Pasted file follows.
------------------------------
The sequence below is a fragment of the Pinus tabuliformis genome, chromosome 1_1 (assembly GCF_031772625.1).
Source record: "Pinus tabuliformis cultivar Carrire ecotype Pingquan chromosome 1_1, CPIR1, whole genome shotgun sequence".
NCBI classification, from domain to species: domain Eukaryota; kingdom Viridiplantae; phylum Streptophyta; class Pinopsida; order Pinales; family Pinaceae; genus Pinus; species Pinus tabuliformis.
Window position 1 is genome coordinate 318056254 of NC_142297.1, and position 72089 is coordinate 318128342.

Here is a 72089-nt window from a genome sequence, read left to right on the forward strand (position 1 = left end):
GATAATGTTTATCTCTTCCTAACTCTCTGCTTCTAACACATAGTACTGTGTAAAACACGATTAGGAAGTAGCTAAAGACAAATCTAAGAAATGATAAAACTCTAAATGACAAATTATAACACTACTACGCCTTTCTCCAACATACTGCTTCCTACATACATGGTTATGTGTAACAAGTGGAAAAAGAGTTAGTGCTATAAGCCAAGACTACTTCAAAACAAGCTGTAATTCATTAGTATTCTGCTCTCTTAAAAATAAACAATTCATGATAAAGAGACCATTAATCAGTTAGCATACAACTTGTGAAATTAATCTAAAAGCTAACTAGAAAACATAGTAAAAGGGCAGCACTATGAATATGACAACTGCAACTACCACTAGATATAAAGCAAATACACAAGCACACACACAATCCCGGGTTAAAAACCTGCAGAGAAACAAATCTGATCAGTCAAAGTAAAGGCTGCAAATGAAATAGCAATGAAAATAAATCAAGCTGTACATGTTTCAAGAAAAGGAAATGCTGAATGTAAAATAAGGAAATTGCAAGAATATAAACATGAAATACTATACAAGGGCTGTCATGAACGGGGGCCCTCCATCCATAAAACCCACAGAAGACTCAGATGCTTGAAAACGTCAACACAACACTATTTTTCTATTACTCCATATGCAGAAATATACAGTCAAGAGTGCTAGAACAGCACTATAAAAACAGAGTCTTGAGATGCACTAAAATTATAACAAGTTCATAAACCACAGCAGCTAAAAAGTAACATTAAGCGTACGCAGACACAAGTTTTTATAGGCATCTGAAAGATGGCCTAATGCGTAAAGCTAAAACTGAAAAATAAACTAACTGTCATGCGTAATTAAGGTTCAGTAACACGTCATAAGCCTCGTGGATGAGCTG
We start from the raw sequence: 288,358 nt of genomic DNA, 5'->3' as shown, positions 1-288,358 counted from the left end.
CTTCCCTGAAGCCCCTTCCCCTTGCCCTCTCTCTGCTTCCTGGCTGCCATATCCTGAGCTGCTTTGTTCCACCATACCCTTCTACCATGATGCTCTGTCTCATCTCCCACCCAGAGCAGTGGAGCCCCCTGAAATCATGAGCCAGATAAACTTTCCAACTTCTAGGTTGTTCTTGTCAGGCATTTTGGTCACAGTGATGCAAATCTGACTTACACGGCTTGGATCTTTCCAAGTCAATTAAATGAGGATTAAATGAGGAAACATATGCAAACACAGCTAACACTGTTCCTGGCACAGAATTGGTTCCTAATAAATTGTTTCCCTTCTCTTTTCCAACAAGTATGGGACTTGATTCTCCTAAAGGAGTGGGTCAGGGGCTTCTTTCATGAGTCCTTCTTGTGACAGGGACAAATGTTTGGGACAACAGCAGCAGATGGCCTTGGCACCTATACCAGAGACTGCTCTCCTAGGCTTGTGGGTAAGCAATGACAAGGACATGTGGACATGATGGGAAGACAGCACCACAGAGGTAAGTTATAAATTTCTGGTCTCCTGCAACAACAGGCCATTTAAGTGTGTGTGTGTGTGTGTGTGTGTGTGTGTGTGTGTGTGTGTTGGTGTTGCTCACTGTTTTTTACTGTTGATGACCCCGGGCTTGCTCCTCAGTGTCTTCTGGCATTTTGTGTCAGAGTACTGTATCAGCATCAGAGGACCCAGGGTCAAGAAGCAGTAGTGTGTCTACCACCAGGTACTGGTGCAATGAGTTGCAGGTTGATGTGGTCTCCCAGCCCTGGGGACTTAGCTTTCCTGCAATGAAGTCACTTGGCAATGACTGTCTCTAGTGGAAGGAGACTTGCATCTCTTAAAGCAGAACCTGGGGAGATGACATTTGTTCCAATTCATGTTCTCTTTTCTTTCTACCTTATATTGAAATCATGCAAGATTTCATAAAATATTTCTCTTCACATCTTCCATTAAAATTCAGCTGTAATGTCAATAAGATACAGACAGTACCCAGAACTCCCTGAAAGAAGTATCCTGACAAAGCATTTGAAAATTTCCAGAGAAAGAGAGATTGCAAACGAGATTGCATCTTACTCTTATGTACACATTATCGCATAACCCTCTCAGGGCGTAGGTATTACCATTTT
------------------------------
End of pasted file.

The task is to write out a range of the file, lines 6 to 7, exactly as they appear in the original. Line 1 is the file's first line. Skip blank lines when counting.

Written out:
GATAATGTTTATCTCTTCCTAACTCTCTGCTTCTAACACATAGTACTGTGTAAAACACGATTAGGAAGTAGCTAAAGACAAATCTAAGAAATGATAAAACTCTAAATGACAAATTATAACACTACTACGCCTTTCTCCAACATACTGCTTCCTACATACATGGTTATGTGTAACAAGTGGAAAAAGAGTTAGTGCTATAAGCCAAGACTACTTCAAAACAAGCTGTAATTCATTAGTATTCTGCTCTCTTAAAAATAAACAATTCATGATAAAGAGACCATTAATCAGTTAGCATACAACTTGTGAAATTAATCTAAAAGCTAACTAGAAAACATAGTAAAAGGGCAGCACTATGAATATGACAACTGCAACTACCACTAGATATAAAGCAAATACACAAGCACACACACAATCCCGGGTTAAAAACCTGCAGAGAAACAAATCTGATCAGTCAAAGTAAAGGCTGCAAATGAAATAGCAATGAAAATAAATCAAGCTGTACATGTTTCAAGAAAAGGAAATGCTGAATGTAAAATAAGGAAATTGCAAGAATATAAACATGAAATACTATACAAGGGCTGTCATGAACGGGGGCCCTCCATCCATAAAACCCACAGAAGACTCAGATGCTTGAAAACGTCAACACAACACTATTTTTCTATTACTCCATATGCAGAAATATACAGTCAAGAGTGCTAGAACAGCACTATAAAAACAGAGTCTTGAGATGCACTAAAATTATAACAAGTTCATAAACCACAGCAGCTAAAAAGTAACATTAAGCGTACGCAGACACAAGTTTTTATAGGCATCTGAAAGATGGCCTAATGCGTAAAGCTAAAACTGAAAAATAAACTAACTGTCATGCGTAATTAAGGTTCAGTAACACGTCATAAGCCTCGTGGATGAGCTG
We start from the raw sequence: 288,358 nt of genomic DNA, 5'->3' as shown, positions 1-288,358 counted from the left end.